I spent two weeks in Costa Rica where I attended a continuing education class for yoga teachers. Here the daily practice of letting go physically, mentally and emotionally set me up for the months ahead. Slowing down, breathing and meditating are tools that I have used daily as I moved through the unknown.
In this blog post, Karen DeGregorio relates her experience of leaving one job (after 30 years of work) and not knowing just what the next step might be. Of stepping aside from the apparent logic of immediately lining up the next job. Doubts about paying the rent, apprehension over how that Gap would “look” on her CV.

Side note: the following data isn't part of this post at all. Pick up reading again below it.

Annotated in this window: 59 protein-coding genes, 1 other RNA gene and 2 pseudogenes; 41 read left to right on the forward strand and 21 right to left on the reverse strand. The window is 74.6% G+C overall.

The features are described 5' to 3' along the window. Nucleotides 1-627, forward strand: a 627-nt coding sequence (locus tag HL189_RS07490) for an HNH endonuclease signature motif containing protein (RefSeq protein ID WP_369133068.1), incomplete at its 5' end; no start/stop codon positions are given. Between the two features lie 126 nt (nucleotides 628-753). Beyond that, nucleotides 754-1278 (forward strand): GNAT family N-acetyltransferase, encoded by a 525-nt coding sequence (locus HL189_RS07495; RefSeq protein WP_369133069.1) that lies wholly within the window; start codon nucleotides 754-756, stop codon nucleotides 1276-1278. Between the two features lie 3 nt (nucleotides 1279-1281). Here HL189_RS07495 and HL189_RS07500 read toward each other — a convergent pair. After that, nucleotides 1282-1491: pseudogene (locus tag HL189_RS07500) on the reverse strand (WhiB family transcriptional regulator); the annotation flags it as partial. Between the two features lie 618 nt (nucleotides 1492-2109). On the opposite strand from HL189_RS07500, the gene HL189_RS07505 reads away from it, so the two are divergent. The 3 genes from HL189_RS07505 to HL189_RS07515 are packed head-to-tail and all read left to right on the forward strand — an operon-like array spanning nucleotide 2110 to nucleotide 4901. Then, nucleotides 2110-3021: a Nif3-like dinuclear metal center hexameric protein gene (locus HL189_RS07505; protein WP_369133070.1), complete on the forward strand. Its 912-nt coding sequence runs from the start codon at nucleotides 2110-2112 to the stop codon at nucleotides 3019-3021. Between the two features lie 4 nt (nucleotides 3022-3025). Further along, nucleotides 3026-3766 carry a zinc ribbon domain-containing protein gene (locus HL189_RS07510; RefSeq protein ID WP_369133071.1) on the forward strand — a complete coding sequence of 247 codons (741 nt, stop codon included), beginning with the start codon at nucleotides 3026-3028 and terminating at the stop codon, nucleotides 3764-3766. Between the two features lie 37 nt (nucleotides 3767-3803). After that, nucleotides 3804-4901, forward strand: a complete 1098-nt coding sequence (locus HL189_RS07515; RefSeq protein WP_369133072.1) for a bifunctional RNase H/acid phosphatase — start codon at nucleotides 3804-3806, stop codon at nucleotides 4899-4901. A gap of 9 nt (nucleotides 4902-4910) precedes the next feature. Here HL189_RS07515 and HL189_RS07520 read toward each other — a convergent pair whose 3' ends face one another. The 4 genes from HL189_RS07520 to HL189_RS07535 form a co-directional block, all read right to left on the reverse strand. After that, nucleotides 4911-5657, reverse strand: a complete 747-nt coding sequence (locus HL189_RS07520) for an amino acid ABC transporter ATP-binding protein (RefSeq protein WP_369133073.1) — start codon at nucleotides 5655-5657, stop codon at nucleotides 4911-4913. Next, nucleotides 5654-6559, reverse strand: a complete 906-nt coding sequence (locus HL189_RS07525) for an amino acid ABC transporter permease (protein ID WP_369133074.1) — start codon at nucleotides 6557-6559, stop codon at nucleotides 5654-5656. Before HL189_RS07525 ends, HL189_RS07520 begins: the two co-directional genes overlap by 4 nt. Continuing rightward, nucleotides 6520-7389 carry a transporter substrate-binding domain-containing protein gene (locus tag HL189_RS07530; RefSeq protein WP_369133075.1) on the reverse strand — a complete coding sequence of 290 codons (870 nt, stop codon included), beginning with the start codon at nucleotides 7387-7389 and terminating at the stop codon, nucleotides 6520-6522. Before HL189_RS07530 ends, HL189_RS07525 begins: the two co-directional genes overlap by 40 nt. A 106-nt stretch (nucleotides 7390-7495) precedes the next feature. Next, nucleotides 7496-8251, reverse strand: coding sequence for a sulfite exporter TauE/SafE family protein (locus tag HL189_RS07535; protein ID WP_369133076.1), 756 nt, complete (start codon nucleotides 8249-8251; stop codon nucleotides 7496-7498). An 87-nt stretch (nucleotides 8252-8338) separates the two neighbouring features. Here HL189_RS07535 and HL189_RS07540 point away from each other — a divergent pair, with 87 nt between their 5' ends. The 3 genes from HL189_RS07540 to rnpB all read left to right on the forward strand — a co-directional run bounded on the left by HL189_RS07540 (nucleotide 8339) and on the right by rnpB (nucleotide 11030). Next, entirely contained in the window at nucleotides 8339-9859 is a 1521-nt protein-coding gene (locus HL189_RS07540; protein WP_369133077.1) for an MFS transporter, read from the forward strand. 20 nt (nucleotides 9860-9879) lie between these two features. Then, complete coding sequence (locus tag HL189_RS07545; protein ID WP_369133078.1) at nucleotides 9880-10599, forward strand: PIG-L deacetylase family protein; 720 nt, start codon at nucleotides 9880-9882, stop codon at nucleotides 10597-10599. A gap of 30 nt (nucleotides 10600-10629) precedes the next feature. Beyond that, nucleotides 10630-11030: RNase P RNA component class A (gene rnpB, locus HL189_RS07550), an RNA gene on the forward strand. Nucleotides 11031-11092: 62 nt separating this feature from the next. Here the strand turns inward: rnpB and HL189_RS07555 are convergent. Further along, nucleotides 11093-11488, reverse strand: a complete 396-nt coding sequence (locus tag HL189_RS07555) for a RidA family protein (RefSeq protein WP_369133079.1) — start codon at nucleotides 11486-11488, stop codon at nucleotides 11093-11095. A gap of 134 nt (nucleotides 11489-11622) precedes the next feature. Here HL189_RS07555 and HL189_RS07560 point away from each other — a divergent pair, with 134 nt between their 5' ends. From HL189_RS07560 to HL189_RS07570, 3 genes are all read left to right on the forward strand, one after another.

Much less personally urgent, is the need to find a new organist for Holy Trinity Church. The most immediate parallel to Karen’s story is, the church were cautious about releasing the present organist, because we do not yet know where the new organist will come from. That caution, arguably, made the church more tolerant than the situation warranted, of recent conditions.
But it was necessary to let go, even if the net is not in sight.
The new choir season—which is always an adventure—will feel even a bit more adventurous still. But we shall find whom we need to find. Yielding to any feeling of urgency would be an error: A failed search is preferable to an unsuitable appointment.
We have subs lined up for the months of September & October while the search proceeds. And while the future is in part unknown, it is nothing fearful.